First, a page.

After months of hard work we found a glass blower who is capable of not only producing stunning glass, but is also a master of old and long forgotten techniques!

Not only will every issue be different, but more important, each and every coin is one of a kind! Not two glasses are identical because of the complex handicraft.

20.0 g (SILVER) WEIGHT 62.2 g (SILVER)
65.0 mm SIZE 55.0 mm
999 MINTAGE 999


Made on the Venetian island that bears its name, Murano glassmakers have been at the forefront of European glass technology for many centuries, and have developed or refined multiple methods including crystalline glass, enamelled glass (smalto), glass with threads of gold (aventurine), multicolored glass (millefiori), milk glass (lattimo), and imitation gemstones made of glass.

Located 1.5 km (0.93 mi) from the main city Venice, Italy, Murano has been a commercial port since as far back as the 7th century. It is believed that glassmaking in Murano originated in 8th-century Rome, with significant Asian and Muslim influences, as Venice was a major trading port. Murano glass is similar to the 1st-century BC Greek glasses found then shipwreck of Antikythera. Murano’s reputation as a centre for glassmaking was born when the Venetian Republic, fearing fire and destruction of the city’s mostly wooden buildings, ordered glassmakers to move their foundries to Murano in 1291. Murano glass is the largest proportion of Venetian glass.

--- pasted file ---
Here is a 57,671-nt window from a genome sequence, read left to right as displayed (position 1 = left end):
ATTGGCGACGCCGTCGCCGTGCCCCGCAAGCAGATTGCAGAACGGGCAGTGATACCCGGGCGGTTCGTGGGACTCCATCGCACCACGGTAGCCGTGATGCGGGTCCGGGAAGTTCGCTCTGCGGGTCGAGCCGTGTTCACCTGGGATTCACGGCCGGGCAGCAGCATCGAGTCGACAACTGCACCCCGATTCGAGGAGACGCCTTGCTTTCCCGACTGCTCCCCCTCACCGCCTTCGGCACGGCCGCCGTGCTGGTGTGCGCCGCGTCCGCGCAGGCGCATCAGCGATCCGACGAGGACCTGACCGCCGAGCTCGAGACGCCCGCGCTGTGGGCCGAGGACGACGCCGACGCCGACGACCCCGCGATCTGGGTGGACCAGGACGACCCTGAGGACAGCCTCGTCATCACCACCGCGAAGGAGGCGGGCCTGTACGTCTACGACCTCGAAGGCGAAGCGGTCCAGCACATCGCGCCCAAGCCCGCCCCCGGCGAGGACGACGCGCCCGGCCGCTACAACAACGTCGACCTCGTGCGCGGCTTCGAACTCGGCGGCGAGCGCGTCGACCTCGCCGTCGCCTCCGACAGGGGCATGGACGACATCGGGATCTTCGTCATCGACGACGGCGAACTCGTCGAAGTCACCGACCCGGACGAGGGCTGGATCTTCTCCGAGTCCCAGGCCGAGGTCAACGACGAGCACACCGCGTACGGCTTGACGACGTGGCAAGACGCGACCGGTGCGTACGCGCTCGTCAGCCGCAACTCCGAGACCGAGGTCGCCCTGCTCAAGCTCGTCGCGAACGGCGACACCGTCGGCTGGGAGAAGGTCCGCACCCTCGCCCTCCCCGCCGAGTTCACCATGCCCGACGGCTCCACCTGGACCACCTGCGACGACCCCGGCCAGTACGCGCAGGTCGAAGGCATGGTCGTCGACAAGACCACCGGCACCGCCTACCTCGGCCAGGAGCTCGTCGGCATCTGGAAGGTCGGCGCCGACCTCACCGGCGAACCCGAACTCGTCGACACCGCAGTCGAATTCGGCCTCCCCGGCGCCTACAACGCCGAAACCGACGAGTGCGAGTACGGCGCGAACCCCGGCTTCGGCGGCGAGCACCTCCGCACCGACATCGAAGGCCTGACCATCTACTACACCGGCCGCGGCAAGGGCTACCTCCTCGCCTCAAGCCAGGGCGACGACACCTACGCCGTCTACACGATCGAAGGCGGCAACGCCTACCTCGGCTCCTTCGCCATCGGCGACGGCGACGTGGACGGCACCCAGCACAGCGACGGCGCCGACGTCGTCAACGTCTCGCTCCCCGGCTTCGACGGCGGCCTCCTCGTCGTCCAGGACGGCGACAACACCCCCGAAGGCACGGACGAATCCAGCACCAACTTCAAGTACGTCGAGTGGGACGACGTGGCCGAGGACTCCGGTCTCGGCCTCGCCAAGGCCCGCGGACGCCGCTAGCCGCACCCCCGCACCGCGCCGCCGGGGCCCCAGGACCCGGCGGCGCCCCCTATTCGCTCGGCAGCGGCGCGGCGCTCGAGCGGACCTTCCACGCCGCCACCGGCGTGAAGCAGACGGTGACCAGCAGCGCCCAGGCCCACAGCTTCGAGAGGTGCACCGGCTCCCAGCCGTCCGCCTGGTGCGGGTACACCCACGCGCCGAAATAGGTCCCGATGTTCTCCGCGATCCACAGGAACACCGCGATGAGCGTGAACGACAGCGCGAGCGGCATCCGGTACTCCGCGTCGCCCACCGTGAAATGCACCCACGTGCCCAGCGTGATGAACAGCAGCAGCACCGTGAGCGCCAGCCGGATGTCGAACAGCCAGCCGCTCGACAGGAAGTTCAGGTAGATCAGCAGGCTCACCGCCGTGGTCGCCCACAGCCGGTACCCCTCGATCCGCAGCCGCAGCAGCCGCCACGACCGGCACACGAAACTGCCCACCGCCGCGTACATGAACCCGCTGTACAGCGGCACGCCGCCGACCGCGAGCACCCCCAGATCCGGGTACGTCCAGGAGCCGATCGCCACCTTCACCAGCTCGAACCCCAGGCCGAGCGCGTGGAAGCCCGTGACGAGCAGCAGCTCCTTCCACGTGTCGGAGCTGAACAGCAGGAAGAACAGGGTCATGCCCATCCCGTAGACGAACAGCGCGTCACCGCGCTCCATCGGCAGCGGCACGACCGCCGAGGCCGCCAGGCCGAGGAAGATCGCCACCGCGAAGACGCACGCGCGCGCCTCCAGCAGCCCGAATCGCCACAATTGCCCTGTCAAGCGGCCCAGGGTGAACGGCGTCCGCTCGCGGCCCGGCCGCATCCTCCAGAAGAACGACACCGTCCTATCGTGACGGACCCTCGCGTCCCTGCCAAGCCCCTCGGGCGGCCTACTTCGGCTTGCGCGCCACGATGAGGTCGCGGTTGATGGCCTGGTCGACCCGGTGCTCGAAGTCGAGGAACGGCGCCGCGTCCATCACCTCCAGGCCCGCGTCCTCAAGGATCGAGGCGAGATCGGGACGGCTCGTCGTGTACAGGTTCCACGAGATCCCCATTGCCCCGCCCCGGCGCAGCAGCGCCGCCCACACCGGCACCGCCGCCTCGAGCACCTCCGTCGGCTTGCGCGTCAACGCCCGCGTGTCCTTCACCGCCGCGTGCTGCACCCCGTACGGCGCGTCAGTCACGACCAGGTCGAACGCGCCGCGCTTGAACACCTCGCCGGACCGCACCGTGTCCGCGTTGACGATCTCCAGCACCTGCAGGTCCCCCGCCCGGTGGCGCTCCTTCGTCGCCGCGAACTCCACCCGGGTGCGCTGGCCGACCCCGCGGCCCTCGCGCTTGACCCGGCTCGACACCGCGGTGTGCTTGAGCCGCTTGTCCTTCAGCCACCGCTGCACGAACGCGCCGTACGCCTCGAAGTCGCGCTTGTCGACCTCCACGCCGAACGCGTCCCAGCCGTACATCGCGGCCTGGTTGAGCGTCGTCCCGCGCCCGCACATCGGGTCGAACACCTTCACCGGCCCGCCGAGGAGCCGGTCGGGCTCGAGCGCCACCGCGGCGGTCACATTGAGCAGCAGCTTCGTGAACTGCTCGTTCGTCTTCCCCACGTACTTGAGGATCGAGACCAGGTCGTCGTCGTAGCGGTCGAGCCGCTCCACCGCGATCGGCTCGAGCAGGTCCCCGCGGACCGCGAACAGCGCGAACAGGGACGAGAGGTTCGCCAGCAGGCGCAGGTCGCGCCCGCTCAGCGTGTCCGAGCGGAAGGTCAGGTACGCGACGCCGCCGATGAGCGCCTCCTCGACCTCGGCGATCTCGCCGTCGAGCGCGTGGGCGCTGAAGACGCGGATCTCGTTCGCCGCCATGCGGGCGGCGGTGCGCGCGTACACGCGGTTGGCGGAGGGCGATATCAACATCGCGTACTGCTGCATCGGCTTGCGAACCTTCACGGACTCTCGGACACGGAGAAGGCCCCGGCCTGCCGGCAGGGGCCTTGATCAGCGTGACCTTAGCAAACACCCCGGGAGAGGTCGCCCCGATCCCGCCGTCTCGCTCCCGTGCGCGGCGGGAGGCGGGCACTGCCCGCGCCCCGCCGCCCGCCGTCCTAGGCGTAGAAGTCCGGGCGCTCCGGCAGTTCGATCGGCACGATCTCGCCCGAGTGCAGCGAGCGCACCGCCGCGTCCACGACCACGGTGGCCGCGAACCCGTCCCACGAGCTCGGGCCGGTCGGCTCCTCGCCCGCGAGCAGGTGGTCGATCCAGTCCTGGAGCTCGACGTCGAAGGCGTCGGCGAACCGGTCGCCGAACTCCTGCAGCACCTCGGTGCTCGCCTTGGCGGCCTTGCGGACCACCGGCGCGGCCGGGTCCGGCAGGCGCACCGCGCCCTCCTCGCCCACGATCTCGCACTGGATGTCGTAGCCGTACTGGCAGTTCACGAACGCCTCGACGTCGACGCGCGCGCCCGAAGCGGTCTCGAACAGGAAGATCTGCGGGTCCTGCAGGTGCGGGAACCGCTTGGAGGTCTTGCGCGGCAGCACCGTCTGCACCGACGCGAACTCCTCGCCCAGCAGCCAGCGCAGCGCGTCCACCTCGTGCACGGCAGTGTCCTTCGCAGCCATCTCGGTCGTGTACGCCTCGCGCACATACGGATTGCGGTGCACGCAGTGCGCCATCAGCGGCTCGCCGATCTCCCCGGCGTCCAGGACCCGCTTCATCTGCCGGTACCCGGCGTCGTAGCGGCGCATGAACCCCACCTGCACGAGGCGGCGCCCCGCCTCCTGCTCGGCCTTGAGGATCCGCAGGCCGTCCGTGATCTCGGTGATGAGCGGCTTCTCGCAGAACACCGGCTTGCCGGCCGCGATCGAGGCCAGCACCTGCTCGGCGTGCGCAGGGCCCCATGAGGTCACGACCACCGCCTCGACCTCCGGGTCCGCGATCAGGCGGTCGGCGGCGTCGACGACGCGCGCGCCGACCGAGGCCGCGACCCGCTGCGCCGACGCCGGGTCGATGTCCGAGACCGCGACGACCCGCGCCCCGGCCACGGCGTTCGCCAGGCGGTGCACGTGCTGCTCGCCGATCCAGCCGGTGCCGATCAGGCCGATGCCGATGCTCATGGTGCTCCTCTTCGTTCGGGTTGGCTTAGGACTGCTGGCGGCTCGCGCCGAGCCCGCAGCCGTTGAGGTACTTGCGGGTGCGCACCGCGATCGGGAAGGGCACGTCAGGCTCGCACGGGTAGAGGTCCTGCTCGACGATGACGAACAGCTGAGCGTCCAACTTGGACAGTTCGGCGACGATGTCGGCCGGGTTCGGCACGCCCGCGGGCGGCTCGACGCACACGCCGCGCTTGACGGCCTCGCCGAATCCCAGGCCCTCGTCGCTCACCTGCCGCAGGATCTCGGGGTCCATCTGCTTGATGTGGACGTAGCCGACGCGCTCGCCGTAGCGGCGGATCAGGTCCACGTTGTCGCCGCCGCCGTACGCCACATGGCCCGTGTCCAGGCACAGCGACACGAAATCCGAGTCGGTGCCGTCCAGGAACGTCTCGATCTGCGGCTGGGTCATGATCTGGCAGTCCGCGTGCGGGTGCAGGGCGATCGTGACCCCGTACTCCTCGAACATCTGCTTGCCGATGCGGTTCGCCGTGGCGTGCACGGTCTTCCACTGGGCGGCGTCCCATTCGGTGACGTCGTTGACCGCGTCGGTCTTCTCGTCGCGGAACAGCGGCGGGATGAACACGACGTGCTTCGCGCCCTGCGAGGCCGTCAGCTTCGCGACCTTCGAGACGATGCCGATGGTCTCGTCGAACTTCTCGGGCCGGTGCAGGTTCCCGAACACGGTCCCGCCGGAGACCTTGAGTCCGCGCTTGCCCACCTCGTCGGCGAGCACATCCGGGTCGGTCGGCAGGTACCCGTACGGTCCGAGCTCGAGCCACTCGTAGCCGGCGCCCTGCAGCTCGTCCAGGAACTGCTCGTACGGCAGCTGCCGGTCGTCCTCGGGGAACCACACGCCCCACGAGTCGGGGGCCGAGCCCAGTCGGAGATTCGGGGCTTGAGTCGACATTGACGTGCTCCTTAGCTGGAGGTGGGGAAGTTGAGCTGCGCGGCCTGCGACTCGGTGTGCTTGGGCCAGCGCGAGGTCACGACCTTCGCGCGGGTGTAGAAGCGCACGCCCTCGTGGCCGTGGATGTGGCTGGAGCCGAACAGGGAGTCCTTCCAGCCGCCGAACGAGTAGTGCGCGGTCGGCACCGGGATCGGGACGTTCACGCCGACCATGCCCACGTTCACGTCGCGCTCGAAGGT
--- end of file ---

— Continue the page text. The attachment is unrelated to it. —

Murano’s glasssmakers were soon the island’s most prominent citizens. By the 14th century, glassmakers were allowed to wear swords, enjoyed immunity from prosecution by the Venetian state, and their daughters permitted to marry into Venice’s most affluent families. However glassmakers were not allowed to leave the Republic. Exportation of a professional secret was punished by death. Many craftsmen took this risk and set up glass furnaces in surrounding cities and as far afield as England and the Netherlands. By the end of the 16th century, three thousand of Murano island’s seven thousand inhabitants were involved in some way in the glassmaking industry.

Because of competition from Asian and Eastern European imitations, as well as changing consumer taste, the number of glassmakers on the island has declined from 6,000 to around 1,000 over the last 25 years. It remains a large industry, however, and the artisans on Murano still hand craft everything from contemporary art glass and glass figurines to Murano glass chandeliers and wine stoppers, as well as tourist souvenirs.

The Murano glass is made up of 70% silica sand, added to 30% of other substances called “fluxes” and “stabilizers” (soda and lime). These added “fluxes” allows the glass to be melted at a lower temperature, and the “stabilizers” prevent the glass’s solubility in water. When the glass melts at a lower temperature, it is possible to create homogeneous and bubble free Murano glass.The Murano glass in its basic composition is colourless. The colours are obtained by adding small amounts of minerals, oxides, and chemical derivatives to the base composition of the glass powder. This is the Murano magic that creates infinite combinations of transparent colours, crayons and alabasters.

(Source: Wikipedia)